Like every human being, I used to procrastinate a lot. Dishes? Nah. Cleaning something? Nah. Folding clothes? Nah… I knew it’s wrong, but I couldn’t help it. My body was against me.
That was a few years ago, but it’s still happening sometimes. Less often than before for sure, but it happens. We are not ideal humans after all.
So how I reduced the daily procrastination to a few times only? A simple phrase: Every day is a new day.
When I let a day’s unfinished work roll over to the next day, I was feeling both days were the same. I feel there is continuity, just like part 1 and part 2.
Starting your day with yesterday’s dishes, cleaning… is starting your day on the wrong foot. I wanted every day to be new: starting fresh. My day will be independent of the other days, I could design it the way I want, and it starts in the morning and finishes at night. Simple.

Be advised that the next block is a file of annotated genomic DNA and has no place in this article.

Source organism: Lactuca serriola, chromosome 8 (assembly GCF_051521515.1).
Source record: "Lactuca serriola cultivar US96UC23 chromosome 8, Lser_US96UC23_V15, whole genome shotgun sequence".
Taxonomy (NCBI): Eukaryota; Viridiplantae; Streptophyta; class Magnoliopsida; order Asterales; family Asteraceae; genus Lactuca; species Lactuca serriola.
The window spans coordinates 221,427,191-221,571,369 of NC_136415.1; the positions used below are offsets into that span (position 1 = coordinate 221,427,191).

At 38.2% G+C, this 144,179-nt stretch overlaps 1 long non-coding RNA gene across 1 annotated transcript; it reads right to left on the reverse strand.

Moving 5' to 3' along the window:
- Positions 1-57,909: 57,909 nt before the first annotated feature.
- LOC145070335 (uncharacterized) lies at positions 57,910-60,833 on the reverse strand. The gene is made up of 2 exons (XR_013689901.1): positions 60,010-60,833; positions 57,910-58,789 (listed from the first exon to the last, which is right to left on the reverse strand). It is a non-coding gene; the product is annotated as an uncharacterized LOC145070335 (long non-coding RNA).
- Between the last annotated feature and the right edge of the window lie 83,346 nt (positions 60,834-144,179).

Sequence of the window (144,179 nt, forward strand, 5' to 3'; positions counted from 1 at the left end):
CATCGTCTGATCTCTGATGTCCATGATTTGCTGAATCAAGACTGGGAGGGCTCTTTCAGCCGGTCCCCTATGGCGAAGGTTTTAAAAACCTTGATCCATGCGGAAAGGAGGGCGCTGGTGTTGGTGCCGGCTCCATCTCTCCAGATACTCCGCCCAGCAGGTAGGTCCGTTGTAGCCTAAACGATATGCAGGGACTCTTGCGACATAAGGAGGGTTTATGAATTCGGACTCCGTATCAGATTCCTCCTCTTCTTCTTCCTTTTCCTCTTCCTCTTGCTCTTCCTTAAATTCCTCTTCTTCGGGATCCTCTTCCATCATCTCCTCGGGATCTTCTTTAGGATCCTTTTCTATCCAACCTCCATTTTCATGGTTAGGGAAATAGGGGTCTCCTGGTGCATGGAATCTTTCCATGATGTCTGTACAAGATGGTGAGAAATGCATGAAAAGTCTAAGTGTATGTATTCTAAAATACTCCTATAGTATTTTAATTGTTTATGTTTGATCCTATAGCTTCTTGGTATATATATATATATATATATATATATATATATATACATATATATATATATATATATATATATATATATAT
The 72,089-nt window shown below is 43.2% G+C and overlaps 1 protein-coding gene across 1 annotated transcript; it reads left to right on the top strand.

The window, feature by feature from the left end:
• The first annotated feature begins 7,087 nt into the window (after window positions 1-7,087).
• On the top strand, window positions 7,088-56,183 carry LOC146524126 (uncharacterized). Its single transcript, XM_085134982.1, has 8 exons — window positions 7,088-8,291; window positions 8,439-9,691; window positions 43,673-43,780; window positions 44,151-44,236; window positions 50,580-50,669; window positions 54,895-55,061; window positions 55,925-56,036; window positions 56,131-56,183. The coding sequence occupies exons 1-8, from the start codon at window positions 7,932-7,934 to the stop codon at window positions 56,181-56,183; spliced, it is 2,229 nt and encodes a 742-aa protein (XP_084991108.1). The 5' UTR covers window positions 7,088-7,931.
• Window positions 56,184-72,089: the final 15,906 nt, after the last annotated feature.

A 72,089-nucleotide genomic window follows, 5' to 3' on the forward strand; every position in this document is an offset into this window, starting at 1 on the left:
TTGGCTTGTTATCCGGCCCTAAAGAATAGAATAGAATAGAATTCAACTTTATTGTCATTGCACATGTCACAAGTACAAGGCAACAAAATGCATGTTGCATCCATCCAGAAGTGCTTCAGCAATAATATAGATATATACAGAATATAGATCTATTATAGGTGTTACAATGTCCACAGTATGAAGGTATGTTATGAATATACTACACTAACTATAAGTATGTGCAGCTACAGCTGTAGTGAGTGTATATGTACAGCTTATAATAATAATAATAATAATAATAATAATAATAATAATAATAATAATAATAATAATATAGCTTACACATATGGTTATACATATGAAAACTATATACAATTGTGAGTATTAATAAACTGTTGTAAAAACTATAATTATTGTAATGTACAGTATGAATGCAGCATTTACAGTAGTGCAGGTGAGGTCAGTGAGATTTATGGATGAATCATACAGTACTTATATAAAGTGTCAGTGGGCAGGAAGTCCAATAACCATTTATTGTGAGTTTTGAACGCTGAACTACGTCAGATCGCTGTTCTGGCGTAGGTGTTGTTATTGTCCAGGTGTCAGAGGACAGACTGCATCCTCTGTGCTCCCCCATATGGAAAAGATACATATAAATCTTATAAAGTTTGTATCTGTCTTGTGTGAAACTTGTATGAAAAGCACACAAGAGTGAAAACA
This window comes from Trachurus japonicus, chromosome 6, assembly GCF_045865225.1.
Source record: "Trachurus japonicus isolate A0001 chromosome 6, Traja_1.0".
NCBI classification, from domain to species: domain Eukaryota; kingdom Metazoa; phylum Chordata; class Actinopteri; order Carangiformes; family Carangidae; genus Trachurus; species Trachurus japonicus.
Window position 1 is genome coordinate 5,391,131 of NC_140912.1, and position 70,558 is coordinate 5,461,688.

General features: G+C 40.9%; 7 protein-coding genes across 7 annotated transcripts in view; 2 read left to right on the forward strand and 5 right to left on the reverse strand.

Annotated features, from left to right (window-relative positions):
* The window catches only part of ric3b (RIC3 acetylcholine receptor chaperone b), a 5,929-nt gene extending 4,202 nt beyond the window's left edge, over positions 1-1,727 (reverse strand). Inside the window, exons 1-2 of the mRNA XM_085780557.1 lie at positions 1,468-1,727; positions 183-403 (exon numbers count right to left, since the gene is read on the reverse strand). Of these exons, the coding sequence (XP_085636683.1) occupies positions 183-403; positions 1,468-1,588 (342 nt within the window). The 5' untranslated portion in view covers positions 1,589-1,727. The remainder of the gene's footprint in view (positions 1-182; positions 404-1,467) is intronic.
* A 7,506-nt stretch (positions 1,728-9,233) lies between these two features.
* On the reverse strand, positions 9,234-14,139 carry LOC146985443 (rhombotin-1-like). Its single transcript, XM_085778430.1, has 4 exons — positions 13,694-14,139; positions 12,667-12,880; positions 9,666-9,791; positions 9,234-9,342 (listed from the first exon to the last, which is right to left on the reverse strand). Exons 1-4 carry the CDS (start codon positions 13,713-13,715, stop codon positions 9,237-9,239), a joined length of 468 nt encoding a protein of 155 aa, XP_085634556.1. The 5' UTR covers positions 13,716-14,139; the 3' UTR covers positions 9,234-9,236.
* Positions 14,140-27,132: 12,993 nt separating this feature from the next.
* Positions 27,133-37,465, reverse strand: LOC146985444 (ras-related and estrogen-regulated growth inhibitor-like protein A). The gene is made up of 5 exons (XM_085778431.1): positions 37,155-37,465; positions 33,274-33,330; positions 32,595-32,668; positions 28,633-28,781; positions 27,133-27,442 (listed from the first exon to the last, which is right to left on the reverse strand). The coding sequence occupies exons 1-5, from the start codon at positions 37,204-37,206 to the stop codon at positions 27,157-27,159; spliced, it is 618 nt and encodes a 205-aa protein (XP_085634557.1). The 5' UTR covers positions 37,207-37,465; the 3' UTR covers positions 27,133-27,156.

My body started co-operating. Because in my mind, I wasn’t doing the dishes because they shouldn’t be around. I was doing it because I was excited tomorrow will be a new day and I don’t want the dishes to ruin it.
I felt the incentives were more present and pushed me to complete things. They switched from a moral thing (dishes shouldn’t be around) to a tangible thing: they can ruin your day tomorrow.
Now after I wrote this, I remembered I have some clothing to fold. Tomorrow is a new day.